"And I don't expect you to turn the galley into a restaurant kitchen. Just choose one of the options listed for each course."
The menu included dishes she'd never heard of — Consommé Olga, Punch Romaine, and Waldorf Pudding. "I'll have to do research to find recipes for these dishes."
"There are no surviving recipes for the dishes served on the Titanic, so you have leeway with the recipes, as long as you come up with something similar to what's on the menu."
Hooray, a chink in his armor. Val tried to picture what it would be like to cook and serve the dinner in such close quarters. She saw a potential problem. "Your guests will be sitting steps away from where I'm preparing the meal. You'll have cooking odors that the first-class dining room on the Titanic didn't have."
"They can always get up between courses and go outside for fresh air." Otto pointed to the door in the dining area. "That will give the guests easy access to the side deck. You can do much of the cooking ahead of time. Half the dishes on the menu are best served cold — even the consommÃ© and the salmon."
Val didn't mind serving salmon cold, but she drew the line at jellied consommé. She glanced at the other end of the saloon. The L-shaped sofa, three chairs, and built-in cabinetry didn't leave much open floor space for a meet-and-mingle cocktail party. "Where do you want me to serve the hors d'oeuvres?"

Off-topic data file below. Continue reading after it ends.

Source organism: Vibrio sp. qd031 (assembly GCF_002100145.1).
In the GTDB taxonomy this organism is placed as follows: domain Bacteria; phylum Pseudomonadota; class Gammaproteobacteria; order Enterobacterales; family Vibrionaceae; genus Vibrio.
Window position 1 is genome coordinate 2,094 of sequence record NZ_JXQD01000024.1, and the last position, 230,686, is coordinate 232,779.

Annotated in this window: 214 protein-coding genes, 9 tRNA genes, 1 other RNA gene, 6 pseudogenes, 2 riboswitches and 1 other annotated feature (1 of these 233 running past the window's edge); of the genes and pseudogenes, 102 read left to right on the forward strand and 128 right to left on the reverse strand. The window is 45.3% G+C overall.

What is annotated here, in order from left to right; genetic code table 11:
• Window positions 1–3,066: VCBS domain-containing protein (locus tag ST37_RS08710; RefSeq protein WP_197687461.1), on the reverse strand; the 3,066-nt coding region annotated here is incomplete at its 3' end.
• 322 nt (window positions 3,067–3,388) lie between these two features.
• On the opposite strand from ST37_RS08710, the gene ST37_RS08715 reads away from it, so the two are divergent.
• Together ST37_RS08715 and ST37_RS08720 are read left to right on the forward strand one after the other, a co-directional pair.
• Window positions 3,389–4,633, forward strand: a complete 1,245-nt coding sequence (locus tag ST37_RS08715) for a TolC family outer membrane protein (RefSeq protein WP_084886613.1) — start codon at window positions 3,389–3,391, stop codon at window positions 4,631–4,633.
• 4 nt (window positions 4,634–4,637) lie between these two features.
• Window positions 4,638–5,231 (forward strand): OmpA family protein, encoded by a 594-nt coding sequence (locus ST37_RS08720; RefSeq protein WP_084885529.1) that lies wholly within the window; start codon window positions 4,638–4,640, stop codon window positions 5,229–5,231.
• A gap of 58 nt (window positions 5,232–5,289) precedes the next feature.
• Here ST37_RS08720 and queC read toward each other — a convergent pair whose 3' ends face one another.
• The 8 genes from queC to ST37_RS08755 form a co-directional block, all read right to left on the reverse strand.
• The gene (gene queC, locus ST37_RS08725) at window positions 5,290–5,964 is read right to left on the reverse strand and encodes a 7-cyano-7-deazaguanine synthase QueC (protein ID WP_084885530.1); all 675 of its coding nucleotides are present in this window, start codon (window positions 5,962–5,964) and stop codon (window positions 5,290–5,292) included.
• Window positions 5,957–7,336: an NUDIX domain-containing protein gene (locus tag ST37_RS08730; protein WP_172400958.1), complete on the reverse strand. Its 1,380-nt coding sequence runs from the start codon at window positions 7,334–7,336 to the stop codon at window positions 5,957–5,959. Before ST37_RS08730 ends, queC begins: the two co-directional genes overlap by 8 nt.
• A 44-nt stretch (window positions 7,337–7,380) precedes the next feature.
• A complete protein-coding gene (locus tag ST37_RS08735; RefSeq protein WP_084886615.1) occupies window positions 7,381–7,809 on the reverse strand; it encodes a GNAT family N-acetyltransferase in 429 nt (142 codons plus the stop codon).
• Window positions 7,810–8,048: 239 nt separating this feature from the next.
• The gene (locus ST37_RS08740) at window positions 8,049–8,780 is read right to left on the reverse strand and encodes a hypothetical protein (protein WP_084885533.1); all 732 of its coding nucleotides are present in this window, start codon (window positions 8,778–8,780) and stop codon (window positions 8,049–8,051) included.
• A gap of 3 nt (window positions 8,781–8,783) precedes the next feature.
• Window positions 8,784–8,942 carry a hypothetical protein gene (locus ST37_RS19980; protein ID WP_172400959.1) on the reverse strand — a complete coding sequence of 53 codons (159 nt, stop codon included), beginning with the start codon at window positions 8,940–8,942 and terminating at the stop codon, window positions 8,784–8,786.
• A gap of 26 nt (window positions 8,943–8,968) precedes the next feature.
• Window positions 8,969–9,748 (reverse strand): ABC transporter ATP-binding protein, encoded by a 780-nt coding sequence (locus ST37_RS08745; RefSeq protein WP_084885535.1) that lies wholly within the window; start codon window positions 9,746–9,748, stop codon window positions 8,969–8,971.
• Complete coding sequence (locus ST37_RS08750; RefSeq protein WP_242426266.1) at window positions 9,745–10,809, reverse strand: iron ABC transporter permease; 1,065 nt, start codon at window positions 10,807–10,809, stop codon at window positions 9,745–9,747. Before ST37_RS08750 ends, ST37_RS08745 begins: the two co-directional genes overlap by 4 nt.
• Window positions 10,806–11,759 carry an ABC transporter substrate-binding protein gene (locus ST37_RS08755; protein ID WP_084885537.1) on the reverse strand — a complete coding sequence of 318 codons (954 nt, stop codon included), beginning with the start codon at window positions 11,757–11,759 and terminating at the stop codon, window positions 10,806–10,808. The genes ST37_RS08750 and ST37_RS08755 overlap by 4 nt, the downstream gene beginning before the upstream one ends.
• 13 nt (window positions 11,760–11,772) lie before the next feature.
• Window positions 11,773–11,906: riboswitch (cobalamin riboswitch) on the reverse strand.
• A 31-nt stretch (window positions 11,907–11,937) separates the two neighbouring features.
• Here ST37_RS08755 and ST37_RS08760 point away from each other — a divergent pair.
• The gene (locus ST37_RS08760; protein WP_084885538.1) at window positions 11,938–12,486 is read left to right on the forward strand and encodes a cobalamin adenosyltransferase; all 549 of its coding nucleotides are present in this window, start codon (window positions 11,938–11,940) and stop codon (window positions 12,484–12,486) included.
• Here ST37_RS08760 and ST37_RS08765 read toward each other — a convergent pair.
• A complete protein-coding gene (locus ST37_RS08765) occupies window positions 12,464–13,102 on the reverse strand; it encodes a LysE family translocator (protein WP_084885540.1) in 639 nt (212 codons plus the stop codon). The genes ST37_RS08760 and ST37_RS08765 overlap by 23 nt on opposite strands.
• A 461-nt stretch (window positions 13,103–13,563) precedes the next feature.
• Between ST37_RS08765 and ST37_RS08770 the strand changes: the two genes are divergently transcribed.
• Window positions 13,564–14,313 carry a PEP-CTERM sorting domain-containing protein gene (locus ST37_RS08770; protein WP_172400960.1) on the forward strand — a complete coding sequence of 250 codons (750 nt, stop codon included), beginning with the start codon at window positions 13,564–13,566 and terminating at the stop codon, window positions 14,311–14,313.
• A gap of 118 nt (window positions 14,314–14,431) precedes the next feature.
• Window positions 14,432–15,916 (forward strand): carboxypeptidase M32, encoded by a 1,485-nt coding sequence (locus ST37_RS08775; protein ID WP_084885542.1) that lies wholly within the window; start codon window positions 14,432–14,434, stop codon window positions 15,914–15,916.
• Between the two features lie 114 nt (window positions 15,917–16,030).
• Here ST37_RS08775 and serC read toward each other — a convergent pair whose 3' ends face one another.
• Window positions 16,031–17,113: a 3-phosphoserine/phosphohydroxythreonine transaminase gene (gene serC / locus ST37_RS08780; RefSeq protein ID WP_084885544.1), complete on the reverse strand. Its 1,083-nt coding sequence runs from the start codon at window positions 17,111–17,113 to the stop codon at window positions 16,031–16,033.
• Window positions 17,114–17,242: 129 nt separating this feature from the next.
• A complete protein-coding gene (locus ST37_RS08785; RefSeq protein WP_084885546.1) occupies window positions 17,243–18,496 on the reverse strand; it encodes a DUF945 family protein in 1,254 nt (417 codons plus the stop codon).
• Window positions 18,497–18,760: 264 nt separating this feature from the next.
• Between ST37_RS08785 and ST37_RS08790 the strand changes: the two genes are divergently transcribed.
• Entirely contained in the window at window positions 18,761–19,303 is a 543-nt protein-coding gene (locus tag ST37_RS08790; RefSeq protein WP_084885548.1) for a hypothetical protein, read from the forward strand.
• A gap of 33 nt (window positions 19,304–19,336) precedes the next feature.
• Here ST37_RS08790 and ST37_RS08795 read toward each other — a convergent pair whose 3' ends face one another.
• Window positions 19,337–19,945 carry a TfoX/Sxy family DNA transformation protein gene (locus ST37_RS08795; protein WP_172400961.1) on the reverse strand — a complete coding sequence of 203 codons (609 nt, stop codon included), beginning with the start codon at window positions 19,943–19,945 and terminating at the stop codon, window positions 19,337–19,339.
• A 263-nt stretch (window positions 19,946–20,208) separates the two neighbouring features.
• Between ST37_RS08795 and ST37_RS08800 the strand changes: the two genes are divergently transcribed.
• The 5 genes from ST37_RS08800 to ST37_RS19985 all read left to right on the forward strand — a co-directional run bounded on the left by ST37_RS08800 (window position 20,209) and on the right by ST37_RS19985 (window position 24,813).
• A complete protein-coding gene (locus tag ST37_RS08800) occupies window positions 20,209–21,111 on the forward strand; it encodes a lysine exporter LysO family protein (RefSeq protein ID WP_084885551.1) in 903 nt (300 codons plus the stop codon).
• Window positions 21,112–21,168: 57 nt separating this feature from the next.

"Weather permitting, on the large open deck above us." He pointed to the ceiling. "I'll show you."
They went out the sliding glass door from the sitting area to the aft deck. A door just outside the saloon led to a tiny powder room, which Otto called a head. Val called it a step up from an outhouse. They took the stairs to the open area on the top deck. Perfect for serving drinks and hors d'oeuvres unless it rained. The only indoor space on this deck was the glass-enclosed bridge, equipped with three leather chairs facing the helm.
They'd just returned to the saloon when a young woman slid open the door from the aft deck and swept into the room. Val recognized her from the Protect the Bay Barbecue the weekend before last.
The woman flung her leather jacket on the sofa in the saloon. "Getting windy out there." She finger-combed her golden brown hair back into place. It grazed her shoulders and turned under neatly.
Val didn't bother trying to smooth her own, less tame, hair. After its wind treatment on the upper deck, it probably looked like a cinnamon-colored clown wig.
Otto stood up and hugged the young woman. His daughter, perhaps?
He steered her toward the table. "Come and meet the caterer for our dinner. Val, this is my wife, Cheyenne."
Ah. The trophy wife. She looked to be in her late twenties, at least five years younger than Val. "Hi, Cheyenne. I'm Val Deniston. We were both helping the children make s'mores at the picnic a week ago." Though Cheyenne had done more eating than helping.
"They were so yummy," she gushed. "It was like being back at summer camp. Fun times around the open fire. Can we have s'mores at the dinner party, Otto?"
He winced. "Even if s'mores existed in 1912, they wouldn't have been served on the Titanic. You know I'm striving for authenticity with this dinner. I don't want the ambiance of a backyard barbecue."
"I saw a classy tabletop s'mores maker that uses chafing dish fuel. We could serve the s'mores as an ice breaker," his wife said, unmoved by his objection. "You need something like that, or the guests will stand around stiffly in their formal clothes. It'll be deadly dull."
"I doubt that." He looked at Val as if he expected her to reject his wife's idea.